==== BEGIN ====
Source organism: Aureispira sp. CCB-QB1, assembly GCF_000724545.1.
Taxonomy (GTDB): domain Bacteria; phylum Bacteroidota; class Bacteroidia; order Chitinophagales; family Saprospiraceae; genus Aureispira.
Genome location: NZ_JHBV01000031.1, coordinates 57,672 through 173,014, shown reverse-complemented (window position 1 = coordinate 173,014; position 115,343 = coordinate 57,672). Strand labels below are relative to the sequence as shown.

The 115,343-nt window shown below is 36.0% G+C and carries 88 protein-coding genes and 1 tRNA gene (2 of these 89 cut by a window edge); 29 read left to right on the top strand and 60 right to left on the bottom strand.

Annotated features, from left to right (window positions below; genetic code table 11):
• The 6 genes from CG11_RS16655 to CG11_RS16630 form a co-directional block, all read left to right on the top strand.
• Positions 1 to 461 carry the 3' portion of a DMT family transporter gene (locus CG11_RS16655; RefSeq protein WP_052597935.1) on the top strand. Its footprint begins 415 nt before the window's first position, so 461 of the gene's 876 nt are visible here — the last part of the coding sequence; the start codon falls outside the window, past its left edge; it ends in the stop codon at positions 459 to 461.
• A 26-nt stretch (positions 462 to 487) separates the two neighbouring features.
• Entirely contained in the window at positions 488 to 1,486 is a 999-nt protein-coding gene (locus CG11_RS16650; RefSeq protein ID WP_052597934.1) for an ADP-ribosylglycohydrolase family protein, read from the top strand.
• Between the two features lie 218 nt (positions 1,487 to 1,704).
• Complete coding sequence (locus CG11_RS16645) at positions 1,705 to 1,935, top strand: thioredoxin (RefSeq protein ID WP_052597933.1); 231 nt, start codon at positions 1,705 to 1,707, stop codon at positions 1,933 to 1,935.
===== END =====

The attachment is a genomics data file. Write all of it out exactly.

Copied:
Source organism: Aureispira sp. CCB-QB1, assembly GCF_000724545.1.
Taxonomy (GTDB): domain Bacteria; phylum Bacteroidota; class Bacteroidia; order Chitinophagales; family Saprospiraceae; genus Aureispira.
Genome location: NZ_JHBV01000031.1, coordinates 57,672 through 173,014, shown reverse-complemented (window position 1 = coordinate 173,014; position 115,343 = coordinate 57,672). Strand labels below are relative to the sequence as shown.

The 115,343-nt window shown below is 36.0% G+C and carries 88 protein-coding genes and 1 tRNA gene (2 of these 89 cut by a window edge); 29 read left to right on the top strand and 60 right to left on the bottom strand.

Annotated features, from left to right (window positions below; genetic code table 11):
• The 6 genes from CG11_RS16655 to CG11_RS16630 form a co-directional block, all read left to right on the top strand.
• Positions 1 to 461 carry the 3' portion of a DMT family transporter gene (locus CG11_RS16655; RefSeq protein WP_052597935.1) on the top strand. Its footprint begins 415 nt before the window's first position, so 461 of the gene's 876 nt are visible here — the last part of the coding sequence; the start codon falls outside the window, past its left edge; it ends in the stop codon at positions 459 to 461.
• A 26-nt stretch (positions 462 to 487) separates the two neighbouring features.
• Entirely contained in the window at positions 488 to 1,486 is a 999-nt protein-coding gene (locus CG11_RS16650; RefSeq protein ID WP_052597934.1) for an ADP-ribosylglycohydrolase family protein, read from the top strand.
• Between the two features lie 218 nt (positions 1,487 to 1,704).
• Complete coding sequence (locus CG11_RS16645) at positions 1,705 to 1,935, top strand: thioredoxin (RefSeq protein ID WP_052597933.1); 231 nt, start codon at positions 1,705 to 1,707, stop codon at positions 1,933 to 1,935.